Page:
French Defend Against Illegal Downloading Invasion

Dennis Faas's picture

Although separated by just a small strip of water known as the English Channel, Britain and France have often shared very different political opinions. Though today the two are firm allies, culturally it appears that they each have very unique attitudes towards one major facet of modern technology and web use: illegal downloading.

In a recent move, the French government announced it would be creating a specialized anti-piracy body with greater-than-average powers to weed out those suspected of illegally downloading music and movies. In a bold statement on the new policy, French President Nicolas Sarkozy referred to the measures as a "decisive moment for the future of a civilized Internet." (Source:

As you might expect, the initiative is meant to defend the average musician or amateur filmmaker. Sarkozy's administration seems particularly concerned about the copyright sanctity of its culture, with the president calling the Internet a "lawless zone where outlaws can pillage works with abandon or, worse, trade in them in total impunity. And on whose backs? On artists' backs."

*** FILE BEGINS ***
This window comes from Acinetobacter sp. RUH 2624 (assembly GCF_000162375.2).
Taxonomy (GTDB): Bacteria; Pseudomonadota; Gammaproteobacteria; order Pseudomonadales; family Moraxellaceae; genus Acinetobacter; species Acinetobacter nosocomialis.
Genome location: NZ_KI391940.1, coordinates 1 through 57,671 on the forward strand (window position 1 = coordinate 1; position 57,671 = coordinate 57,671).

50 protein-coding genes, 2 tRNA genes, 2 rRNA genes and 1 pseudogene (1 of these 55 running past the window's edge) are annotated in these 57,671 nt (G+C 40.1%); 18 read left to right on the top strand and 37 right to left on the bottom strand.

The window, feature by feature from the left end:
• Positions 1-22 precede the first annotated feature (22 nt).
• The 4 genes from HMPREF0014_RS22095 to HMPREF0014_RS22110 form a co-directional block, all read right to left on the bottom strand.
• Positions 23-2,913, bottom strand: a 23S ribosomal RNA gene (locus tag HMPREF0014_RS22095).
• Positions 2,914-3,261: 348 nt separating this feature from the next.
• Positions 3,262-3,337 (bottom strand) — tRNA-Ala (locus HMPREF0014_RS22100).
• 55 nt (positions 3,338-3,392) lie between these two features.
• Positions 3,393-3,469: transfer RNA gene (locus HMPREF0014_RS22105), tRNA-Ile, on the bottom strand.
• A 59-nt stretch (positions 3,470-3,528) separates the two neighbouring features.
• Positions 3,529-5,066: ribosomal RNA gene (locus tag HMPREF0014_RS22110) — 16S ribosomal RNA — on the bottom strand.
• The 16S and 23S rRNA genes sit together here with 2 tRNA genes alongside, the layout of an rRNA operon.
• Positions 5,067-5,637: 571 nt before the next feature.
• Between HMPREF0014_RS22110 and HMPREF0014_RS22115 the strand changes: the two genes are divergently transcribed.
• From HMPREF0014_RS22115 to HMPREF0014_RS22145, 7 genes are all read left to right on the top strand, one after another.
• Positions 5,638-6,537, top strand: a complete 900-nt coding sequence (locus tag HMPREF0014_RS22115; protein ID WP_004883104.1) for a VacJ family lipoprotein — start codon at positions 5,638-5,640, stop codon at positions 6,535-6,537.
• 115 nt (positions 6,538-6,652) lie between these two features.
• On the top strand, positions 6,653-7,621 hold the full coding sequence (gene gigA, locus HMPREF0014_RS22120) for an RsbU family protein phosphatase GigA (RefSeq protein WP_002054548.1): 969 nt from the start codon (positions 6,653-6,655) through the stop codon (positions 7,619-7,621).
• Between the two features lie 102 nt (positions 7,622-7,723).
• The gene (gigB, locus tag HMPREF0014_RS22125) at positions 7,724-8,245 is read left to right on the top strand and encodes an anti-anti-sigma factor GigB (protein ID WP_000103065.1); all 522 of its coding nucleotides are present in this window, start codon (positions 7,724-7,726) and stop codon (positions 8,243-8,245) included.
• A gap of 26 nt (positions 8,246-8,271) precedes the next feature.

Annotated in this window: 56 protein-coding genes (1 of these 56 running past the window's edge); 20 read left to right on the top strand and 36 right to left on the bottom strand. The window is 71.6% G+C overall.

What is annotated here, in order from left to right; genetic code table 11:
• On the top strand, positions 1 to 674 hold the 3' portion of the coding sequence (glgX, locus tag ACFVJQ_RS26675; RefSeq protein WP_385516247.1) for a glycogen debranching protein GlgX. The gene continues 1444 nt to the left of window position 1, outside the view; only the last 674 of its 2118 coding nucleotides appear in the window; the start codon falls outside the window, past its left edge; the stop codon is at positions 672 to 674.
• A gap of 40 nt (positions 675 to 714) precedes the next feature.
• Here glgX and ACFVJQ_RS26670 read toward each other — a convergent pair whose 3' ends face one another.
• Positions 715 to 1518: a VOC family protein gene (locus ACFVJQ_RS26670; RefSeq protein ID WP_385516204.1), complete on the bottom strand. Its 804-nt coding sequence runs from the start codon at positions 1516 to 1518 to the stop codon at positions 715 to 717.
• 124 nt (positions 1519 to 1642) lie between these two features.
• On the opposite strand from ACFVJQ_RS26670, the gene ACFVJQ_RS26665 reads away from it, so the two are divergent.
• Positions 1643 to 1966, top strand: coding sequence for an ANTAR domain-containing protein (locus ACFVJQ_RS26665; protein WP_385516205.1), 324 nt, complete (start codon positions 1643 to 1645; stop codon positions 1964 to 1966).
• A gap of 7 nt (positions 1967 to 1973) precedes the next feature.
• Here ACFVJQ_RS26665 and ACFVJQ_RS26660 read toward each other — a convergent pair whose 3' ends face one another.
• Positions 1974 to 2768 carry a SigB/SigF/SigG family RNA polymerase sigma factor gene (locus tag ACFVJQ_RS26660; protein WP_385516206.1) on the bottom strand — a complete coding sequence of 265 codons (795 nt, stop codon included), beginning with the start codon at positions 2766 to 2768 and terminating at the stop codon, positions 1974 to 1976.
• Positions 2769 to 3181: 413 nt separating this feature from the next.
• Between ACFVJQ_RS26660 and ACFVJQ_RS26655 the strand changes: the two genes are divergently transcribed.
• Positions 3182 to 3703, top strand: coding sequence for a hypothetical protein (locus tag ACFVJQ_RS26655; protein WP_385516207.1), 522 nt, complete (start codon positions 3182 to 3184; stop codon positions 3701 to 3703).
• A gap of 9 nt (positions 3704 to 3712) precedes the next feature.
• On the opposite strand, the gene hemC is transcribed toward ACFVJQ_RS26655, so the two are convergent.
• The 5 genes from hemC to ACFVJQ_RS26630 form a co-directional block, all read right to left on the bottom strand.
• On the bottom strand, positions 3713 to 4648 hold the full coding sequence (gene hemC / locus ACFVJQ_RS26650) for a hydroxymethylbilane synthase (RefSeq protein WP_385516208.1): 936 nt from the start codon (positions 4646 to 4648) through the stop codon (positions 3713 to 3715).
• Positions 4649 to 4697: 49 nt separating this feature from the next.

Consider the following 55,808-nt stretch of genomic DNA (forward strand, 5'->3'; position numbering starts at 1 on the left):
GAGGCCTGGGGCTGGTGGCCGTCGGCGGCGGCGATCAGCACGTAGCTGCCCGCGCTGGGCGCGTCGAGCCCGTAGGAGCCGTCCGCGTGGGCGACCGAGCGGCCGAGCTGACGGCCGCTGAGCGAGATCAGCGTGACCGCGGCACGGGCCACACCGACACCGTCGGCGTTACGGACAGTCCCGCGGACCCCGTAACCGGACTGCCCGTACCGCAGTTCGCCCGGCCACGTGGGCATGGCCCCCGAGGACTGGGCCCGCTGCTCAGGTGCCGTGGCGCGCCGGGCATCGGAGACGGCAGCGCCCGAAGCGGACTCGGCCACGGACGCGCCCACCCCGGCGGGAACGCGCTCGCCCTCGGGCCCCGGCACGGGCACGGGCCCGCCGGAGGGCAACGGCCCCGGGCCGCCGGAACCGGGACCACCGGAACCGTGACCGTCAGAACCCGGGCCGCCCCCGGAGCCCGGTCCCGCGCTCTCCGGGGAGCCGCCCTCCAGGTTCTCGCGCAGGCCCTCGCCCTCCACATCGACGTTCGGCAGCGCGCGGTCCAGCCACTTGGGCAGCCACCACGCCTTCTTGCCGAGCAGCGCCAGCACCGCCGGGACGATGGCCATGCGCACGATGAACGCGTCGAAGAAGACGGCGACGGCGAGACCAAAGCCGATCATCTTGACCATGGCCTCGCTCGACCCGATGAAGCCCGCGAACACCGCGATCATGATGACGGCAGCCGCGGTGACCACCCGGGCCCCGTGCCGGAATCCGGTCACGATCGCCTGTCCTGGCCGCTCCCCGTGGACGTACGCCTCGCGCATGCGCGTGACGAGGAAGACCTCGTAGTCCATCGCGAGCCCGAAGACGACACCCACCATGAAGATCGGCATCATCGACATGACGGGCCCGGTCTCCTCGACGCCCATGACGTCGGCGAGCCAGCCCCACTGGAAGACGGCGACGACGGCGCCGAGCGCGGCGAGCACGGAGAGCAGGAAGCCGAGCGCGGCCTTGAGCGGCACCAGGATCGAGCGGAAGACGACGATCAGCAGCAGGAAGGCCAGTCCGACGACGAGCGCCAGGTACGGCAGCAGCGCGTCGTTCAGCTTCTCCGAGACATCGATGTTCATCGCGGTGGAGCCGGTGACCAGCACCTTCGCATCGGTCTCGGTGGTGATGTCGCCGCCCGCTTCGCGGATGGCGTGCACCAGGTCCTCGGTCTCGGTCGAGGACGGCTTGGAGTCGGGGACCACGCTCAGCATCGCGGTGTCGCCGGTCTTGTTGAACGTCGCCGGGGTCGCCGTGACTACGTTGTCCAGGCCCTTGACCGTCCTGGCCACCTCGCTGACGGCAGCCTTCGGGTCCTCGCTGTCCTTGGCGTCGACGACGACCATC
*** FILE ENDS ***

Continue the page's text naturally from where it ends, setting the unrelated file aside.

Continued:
So, what's the plan?

Sarkozy's new deal will give even more power to already strong-arm Internet service providers (ISP) in France. ISPs will now be able to openly monitor their customers' every move online, passing the collected data onto Sarkozy's newly established watchdog body. The users who are identified as repeat and problem downloaders of illegal content will first be warned and then cut off completely if the activity does not immediately cease.

The body itself, established by a collection of Internet firms, record companies, film producers, and the government, will be supervised by a French judge.

The deal did bring one little bit of good news: in order to prevent piracy from spreading, filmmakers have agreed to speed up the availability of movies on DVD once they leave the theater. (Source:

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